With OpenGL textures we currently avoid creating a new texture when we update (http://dxr.mozilla.org/mozilla-central/source/gfx/layers/opengl/TextureHostOGL.cpp#l447). On the d3d backends we always create a new texture. Should we do this on OpenGL too? Do we ever block if a texture is in use when we try to update?
Can you please provide more background on why you think that it could be useful to always create a new texture? A priori, an obvious concern is that creating new textures all the time may be slow, and/or may be a more difficult exercise for the driver's memory allocation mechanisms to get right.
(In reply to Nick Cameron [:nrc] from comment #0) > With OpenGL textures we currently avoid creating a new texture when we > update > (http://dxr.mozilla.org/mozilla-central/source/gfx/layers/opengl/ > TextureHostOGL.cpp#l447). On the d3d backends we always create a new > texture. Should we do this on OpenGL too? Do we ever block if a texture is > in use when we try to update? I believe the consensus is that creating a new texture object can be slower than updating an existing one. I saw some more information somewhere recently, so I'll try to dig that up. That said, in OpenGL, TexImage2D respecifies the texture, so the texture data is (probably) recreated anyways, unless the sizes matched. (In which case we should just do TexSubImage)
Do we have proof (profile) for comment 2?
(In reply to Andreas Gal :gal from comment #3) > Do we have proof (profile) for comment 2? I don't have anything, no. Creating a new texture in OpenGL should never be faster than using an old one, though. (It might not be slower, but shouldn't ever be faster) TexImage2D effectively reallocs the object anyways. If the object is in-use, it won't block on the read lock in the driver server thread, it should just spin off a new texture object, and let the old info get collected via refcounting. (this is what the spec points to, at least) I don't think this is worth investigating from a perf perspective. Particularly if we're just updating the data in a texture, and leaving the size unchanged, we should absolutely be using TexSubImage2D, which *should* give us a perf advantage over TexImage2D. (I can't find the resource I was looking for from comment 2, though)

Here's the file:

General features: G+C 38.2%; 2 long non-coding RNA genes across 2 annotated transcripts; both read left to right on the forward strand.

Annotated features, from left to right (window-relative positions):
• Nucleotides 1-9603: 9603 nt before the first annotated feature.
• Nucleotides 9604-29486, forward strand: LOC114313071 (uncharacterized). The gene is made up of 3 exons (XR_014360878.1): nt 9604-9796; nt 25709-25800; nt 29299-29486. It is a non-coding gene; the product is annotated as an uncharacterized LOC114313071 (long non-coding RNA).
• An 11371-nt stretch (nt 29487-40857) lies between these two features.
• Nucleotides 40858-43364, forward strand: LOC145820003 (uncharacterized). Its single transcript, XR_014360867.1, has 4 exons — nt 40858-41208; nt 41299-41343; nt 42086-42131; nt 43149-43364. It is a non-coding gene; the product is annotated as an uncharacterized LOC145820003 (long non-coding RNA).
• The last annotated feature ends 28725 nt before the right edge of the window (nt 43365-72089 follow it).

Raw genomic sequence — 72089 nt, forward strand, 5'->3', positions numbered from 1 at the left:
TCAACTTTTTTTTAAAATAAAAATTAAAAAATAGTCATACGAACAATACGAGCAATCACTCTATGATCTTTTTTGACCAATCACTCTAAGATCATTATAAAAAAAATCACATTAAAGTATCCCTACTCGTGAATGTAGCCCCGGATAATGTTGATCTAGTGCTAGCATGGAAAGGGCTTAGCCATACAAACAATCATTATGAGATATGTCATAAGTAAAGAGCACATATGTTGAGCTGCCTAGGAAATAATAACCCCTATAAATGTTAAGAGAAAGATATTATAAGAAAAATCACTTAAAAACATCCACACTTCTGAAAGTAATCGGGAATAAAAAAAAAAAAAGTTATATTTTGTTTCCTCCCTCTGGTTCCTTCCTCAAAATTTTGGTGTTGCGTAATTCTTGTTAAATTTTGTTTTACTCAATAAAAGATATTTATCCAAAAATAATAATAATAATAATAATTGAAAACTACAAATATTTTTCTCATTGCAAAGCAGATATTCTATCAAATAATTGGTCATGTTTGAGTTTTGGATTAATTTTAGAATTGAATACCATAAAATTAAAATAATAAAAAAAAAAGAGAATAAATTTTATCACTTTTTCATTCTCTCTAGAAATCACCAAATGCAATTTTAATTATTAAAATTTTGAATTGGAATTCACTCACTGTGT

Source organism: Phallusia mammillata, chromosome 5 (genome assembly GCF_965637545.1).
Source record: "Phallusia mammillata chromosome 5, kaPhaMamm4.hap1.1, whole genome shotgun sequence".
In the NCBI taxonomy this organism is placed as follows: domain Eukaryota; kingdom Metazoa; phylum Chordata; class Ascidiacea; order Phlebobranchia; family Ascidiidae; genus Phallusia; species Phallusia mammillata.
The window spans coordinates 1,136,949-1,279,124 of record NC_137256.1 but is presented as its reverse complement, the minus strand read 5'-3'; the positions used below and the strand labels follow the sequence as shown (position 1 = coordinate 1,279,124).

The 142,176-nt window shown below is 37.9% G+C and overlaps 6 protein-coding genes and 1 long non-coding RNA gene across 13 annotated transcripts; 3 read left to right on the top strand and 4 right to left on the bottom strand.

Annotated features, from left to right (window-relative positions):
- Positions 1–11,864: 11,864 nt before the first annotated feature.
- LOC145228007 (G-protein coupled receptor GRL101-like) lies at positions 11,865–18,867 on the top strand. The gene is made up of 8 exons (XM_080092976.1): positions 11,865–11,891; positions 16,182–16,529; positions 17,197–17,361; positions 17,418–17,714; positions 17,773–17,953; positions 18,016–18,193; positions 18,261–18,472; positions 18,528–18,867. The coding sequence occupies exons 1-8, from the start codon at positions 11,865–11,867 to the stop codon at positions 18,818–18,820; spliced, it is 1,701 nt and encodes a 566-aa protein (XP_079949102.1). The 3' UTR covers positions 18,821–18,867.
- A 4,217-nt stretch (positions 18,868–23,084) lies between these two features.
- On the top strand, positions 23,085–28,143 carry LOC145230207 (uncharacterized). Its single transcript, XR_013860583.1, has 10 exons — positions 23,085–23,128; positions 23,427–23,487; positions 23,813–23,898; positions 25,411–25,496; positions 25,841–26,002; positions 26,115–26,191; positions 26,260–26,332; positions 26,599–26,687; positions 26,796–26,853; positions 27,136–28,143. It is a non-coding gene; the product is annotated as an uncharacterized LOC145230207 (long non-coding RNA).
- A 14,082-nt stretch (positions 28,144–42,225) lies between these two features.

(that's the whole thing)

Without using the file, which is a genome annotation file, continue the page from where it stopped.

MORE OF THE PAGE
TexSubImage2D has known performance problems around bad drivers but also texture locking. Without evidence that this saves us a lot of time I would recommend using a new texture and we can optimize this the moment we see it be slow. wdyt?
(In reply to Andreas Gal :gal from comment #5) > TexSubImage2D has known performance problems around bad drivers but also > texture locking. Without evidence that this saves us a lot of time I would > recommend using a new texture and we can optimize this the moment we see it > be slow. wdyt? While I don't have any data, it is widely believed that creating new objects should be kept to a minimum. I would rather not go against conventional wisdom without data. It still hasn't been explained *why* this change is desired. As far as I can tell, there's no real reason for us to want to use a new texture over using an old texture save for hypothetical performance reasons, reasons which go against standard practice. I think it's much more reasonable to keep the status quo (and standard practice) for now, until we get data showing affirmatively that the standard practice is wrong in this case.
Where does this standard practice come from? Any references? I am not doubting what you are saying, I am simply curious and I would like to make sure we make good decisions. Sources help with that. We have clear evidence that on mobile reusing textures can cause all sorts of driver locking problems, documented in several bugs.
Can we clarify what we mean exactly by creating new textures in this case. Are we talking glDeleteTextures, glGenTextures, glTexImage2D vs glTexImage2D or instead glTexImage2D vs glTexSubImage2D(0,0,width, height) If it's the former, then I can't see any reason why we'd want to create new textures. The latter is more interesting, since we've had problems in the past with glTexSubImage2D being slow on mobile (I assume because it requires a pipeline flush to ensure that nothing is depending on the current texture data, and probably just an awful lack of optimization).